Navy apologizes after 5 Armed Forces members disrupt Indigenous event on Canada Day
The commanding officer of the Royal Canadian Navy on the East Coast is apologizing for the actions of several members of the Canadian Forces who were involved in a confrontation during an Indigenous protest in Halifax on Canada Day.
Rear Admiral John Newton said Tuesday that members represent their institution even when they’re off duty and out of uniform in their personal lives.
“I’ll stand here in front of you and apologize to the Aboriginal community, to the whole public community that feels offended by the actions of fellow Canadians who wear the uniform,” he told a group of reporters.
On Saturday, a group of five men carrying a Red Ensign approached a gathering of Indigenous people and activists at the Edward Cornwallis statue in downtown Halifax.
The gathering paused as the five men approached and the two groups exchanged words. The man who was carrying the flag said, “You’re disrespecting General Cornwallis.”
‘Erodes’ trust in military
Newton said he followed social media response to the incident and sat down with the group to explain that their actions didn’t represent the military.
“It erodes government, public and the trust of our fellow members in our combat units. I made that point quite clear to them,” he said.
“The perception I took is exactly what the people at the Cornwallis monument took. It didn’t allow them to have the space to have their own views and to express them. It tried to counter them.”
It’s just the wrong place for our soldiers, sailors and our men and women to be, and they certainly shouldn’t be congregating even outside of that representing those kinds of views.”
A Facebook message that appears to be from Dave Eldridge, one of the military members who approached the activists and Indigenous protesters, told CBC News he is part of group called Proud Boys, a “multi-racial fraternal organization.”
The Facebook page of the Proud Boys Canadian Chapters says they are “a fraternal organization of Western Chauvinists who will no longer apologize for creating the modern world,” and do not discriminate on the basis of race or sexuality.
Newton said a military police investigation — as well as an administrative one — is underway. He would not say what the consequences would be for the Armed Forces members identified as Proud Boys.
“Trust me: this is a matter of supreme importance to get right and we’re going to have to keep getting it right as we bring young people into the Canadian Armed Forces,” he said.
Navy, army members
Newton said the five people involved included members of the navy and army.
“It doesn’t matter if you’re off-hours or in civilian clothes, the fact that you’re identified and your behaviours are perceived in contravention of our stated policies of the Canadian Armed Forces, you have just transgressed your personal life into your public life,” he said.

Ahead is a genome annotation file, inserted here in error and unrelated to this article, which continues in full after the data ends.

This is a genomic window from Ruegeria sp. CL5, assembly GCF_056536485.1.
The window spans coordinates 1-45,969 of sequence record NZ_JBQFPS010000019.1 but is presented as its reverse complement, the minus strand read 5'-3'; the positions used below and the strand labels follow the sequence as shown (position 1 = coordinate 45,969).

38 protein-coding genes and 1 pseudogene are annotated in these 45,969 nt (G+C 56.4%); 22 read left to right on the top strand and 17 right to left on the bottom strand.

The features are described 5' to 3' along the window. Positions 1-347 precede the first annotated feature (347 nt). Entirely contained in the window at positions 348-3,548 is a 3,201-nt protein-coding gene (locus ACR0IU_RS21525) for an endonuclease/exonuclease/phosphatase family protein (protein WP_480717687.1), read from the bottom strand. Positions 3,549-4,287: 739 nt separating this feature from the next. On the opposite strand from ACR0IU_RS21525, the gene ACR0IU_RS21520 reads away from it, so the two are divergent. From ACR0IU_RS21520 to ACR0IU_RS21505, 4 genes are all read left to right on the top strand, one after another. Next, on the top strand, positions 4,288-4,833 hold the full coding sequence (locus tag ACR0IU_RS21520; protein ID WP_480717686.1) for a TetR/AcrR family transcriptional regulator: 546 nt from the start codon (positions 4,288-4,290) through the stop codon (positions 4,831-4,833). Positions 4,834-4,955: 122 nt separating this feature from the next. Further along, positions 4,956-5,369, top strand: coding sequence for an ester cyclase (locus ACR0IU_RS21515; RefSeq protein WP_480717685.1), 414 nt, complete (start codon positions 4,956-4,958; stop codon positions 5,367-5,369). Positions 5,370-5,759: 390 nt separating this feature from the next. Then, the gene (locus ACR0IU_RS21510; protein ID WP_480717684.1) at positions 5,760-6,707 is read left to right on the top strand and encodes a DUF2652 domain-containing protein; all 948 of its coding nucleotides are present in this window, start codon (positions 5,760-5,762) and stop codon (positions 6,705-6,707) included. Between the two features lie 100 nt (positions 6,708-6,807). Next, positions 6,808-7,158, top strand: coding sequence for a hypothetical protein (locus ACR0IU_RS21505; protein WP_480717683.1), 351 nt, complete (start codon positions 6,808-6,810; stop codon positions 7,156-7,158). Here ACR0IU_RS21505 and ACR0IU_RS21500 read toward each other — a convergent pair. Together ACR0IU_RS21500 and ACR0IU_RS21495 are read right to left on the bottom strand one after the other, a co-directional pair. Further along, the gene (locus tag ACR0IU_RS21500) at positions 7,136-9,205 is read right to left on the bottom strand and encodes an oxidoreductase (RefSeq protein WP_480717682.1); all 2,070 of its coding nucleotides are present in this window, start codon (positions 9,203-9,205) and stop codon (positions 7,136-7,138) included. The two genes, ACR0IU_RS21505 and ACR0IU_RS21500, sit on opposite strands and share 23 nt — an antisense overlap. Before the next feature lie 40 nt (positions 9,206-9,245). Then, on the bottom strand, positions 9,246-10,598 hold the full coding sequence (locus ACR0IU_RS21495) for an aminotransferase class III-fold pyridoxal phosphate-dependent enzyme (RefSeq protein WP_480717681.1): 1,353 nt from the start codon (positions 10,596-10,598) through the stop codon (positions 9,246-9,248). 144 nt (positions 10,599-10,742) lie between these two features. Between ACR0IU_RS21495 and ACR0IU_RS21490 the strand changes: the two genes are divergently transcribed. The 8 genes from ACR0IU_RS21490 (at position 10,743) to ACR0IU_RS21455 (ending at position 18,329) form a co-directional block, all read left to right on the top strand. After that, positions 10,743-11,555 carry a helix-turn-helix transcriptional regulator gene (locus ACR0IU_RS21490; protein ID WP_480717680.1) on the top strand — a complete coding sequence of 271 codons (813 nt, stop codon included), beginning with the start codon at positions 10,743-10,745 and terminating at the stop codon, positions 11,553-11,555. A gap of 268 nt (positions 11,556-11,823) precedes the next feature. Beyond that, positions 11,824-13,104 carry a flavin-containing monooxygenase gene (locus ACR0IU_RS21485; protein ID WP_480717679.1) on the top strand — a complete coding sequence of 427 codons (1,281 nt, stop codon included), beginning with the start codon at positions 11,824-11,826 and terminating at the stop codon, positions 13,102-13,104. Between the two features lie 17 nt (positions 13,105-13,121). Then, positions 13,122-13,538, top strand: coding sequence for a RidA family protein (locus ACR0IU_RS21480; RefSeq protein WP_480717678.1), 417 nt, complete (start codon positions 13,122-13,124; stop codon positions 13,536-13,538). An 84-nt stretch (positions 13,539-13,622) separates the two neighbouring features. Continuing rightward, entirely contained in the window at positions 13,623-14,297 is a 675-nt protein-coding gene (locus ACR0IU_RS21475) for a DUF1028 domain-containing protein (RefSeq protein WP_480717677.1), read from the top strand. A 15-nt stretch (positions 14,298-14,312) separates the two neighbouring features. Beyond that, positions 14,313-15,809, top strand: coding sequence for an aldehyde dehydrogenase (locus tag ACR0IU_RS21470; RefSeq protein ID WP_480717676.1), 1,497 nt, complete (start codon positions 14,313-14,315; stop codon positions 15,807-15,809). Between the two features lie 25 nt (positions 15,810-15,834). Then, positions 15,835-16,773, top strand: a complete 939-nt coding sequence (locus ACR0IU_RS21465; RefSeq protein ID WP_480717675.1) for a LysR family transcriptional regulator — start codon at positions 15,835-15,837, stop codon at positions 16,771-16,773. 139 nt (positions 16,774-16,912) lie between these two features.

“They should become educated in a hurry about what the Canadian Armed Forces really stands for.”
Group approached ceremony
Eldridge said in his Facebook message that the group had thought the event was an anti-Canada protest and left after learning that wasn’t the case.
The entire exchange between the two groups lasted about 10 minutes.
Cornwallis was a British military officer who founded Halifax in 1749. Later that year, he issued a bounty on the scalps of Mi’kmaq people. There’s been considerable debate over the use of Cornwallis’s name on public parks, buildings and street signs.
Organizers say they planned to hold the July 1 event there because they felt the statue is a symbol of the systematic persecution of Indigenous people, past and present.
Indigenous group responds
Rebecca Moore, a Mi’kmaq activist who was at the Cornwallis protest on Canada Day, said she was happy to hear the rear admiral apologize on behalf of the offending Forces members.
“I do believe he is on the right track and I do appreciate his words,” said Moore.
Newton said the Indigenous community would be consulted about the Proud Boys incident. He said he has good communications with local Indigenous leaders and would speak to advisers in the community to get guidance.
But Moore said Newton should speak to her group, since it was the one that came in direct conflict with the Proud Boys.
“I’m wondering if and when that’s going to happen,” said Moore. “I don’t think it would make sense to go to other groups; it would make sense to come directly to us.”
‘Destructive to unit morale’
The commander of the Royal Canadian Navy issued a statement on Facebook in response to the incident.
“The actions of a few do not reflect the Royal Canadian Navy and Canadian Army commitment to being inclusive and diverse organizations,” the statement from Vice-Admiral Ron Lloyd and Lt.-Gen. Paul Wynnyk said.
“Divisive behaviours in the unit, or communicated from their personal lives, are destructive to unit morale and combat effectiveness.”